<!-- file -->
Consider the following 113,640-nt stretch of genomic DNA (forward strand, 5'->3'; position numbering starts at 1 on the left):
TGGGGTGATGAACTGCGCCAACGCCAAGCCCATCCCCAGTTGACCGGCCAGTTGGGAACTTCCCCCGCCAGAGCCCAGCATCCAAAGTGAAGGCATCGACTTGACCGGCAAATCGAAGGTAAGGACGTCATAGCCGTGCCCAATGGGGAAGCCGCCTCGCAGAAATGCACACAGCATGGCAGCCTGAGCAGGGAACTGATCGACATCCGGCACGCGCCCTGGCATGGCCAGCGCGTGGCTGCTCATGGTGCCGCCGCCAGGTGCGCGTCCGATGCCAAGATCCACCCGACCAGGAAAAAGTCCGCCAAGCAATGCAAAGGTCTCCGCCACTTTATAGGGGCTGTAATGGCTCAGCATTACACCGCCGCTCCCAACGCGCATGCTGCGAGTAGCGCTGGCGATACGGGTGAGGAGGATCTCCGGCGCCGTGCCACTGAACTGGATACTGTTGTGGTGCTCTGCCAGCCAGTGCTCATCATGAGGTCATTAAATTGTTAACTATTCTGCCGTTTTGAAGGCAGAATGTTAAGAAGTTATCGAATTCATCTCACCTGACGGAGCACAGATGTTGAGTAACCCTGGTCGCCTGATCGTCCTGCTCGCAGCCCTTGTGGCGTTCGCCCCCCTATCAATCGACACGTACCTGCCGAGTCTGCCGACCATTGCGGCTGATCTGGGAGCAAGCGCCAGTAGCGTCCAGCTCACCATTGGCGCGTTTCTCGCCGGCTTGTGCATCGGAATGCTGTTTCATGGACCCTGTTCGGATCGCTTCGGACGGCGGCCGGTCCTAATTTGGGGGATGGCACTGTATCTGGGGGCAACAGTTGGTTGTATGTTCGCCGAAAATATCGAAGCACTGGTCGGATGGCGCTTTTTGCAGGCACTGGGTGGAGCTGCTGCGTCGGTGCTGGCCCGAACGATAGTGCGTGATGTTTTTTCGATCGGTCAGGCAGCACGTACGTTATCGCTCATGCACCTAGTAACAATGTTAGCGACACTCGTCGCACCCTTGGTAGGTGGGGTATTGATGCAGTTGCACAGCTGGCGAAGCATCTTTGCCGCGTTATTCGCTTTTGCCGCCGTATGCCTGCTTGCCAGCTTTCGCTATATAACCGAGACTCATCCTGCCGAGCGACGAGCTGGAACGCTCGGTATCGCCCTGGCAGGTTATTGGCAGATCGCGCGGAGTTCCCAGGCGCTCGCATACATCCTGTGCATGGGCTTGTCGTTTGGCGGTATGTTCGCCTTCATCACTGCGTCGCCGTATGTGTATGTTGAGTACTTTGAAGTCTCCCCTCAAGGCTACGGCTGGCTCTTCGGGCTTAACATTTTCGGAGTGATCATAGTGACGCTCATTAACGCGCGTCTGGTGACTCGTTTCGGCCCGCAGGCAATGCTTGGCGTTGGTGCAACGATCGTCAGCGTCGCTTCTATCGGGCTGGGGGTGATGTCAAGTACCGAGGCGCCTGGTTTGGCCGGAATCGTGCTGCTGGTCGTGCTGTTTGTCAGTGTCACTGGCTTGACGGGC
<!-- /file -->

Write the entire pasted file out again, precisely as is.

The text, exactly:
Consider the following 113,640-nt stretch of genomic DNA (forward strand, 5'->3'; position numbering starts at 1 on the left):
TGGGGTGATGAACTGCGCCAACGCCAAGCCCATCCCCAGTTGACCGGCCAGTTGGGAACTTCCCCCGCCAGAGCCCAGCATCCAAAGTGAAGGCATCGACTTGACCGGCAAATCGAAGGTAAGGACGTCATAGCCGTGCCCAATGGGGAAGCCGCCTCGCAGAAATGCACACAGCATGGCAGCCTGAGCAGGGAACTGATCGACATCCGGCACGCGCCCTGGCATGGCCAGCGCGTGGCTGCTCATGGTGCCGCCGCCAGGTGCGCGTCCGATGCCAAGATCCACCCGACCAGGAAAAAGTCCGCCAAGCAATGCAAAGGTCTCCGCCACTTTATAGGGGCTGTAATGGCTCAGCATTACACCGCCGCTCCCAACGCGCATGCTGCGAGTAGCGCTGGCGATACGGGTGAGGAGGATCTCCGGCGCCGTGCCACTGAACTGGATACTGTTGTGGTGCTCTGCCAGCCAGTGCTCATCATGAGGTCATTAAATTGTTAACTATTCTGCCGTTTTGAAGGCAGAATGTTAAGAAGTTATCGAATTCATCTCACCTGACGGAGCACAGATGTTGAGTAACCCTGGTCGCCTGATCGTCCTGCTCGCAGCCCTTGTGGCGTTCGCCCCCCTATCAATCGACACGTACCTGCCGAGTCTGCCGACCATTGCGGCTGATCTGGGAGCAAGCGCCAGTAGCGTCCAGCTCACCATTGGCGCGTTTCTCGCCGGCTTGTGCATCGGAATGCTGTTTCATGGACCCTGTTCGGATCGCTTCGGACGGCGGCCGGTCCTAATTTGGGGGATGGCACTGTATCTGGGGGCAACAGTTGGTTGTATGTTCGCCGAAAATATCGAAGCACTGGTCGGATGGCGCTTTTTGCAGGCACTGGGTGGAGCTGCTGCGTCGGTGCTGGCCCGAACGATAGTGCGTGATGTTTTTTCGATCGGTCAGGCAGCACGTACGTTATCGCTCATGCACCTAGTAACAATGTTAGCGACACTCGTCGCACCCTTGGTAGGTGGGGTATTGATGCAGTTGCACAGCTGGCGAAGCATCTTTGCCGCGTTATTCGCTTTTGCCGCCGTATGCCTGCTTGCCAGCTTTCGCTATATAACCGAGACTCATCCTGCCGAGCGACGAGCTGGAACGCTCGGTATCGCCCTGGCAGGTTATTGGCAGATCGCGCGGAGTTCCCAGGCGCTCGCATACATCCTGTGCATGGGCTTGTCGTTTGGCGGTATGTTCGCCTTCATCACTGCGTCGCCGTATGTGTATGTTGAGTACTTTGAAGTCTCCCCTCAAGGCTACGGCTGGCTCTTCGGGCTTAACATTTTCGGAGTGATCATAGTGACGCTCATTAACGCGCGTCTGGTGACTCGTTTCGGCCCGCAGGCAATGCTTGGCGTTGGTGCAACGATCGTCAGCGTCGCTTCTATCGGGCTGGGGGTGATGTCAAGTACCGAGGCGCCTGGTTTGGCCGGAATCGTGCTGCTGGTCGTGCTGTTTGTCAGTGTCACTGGCTTGACGGGC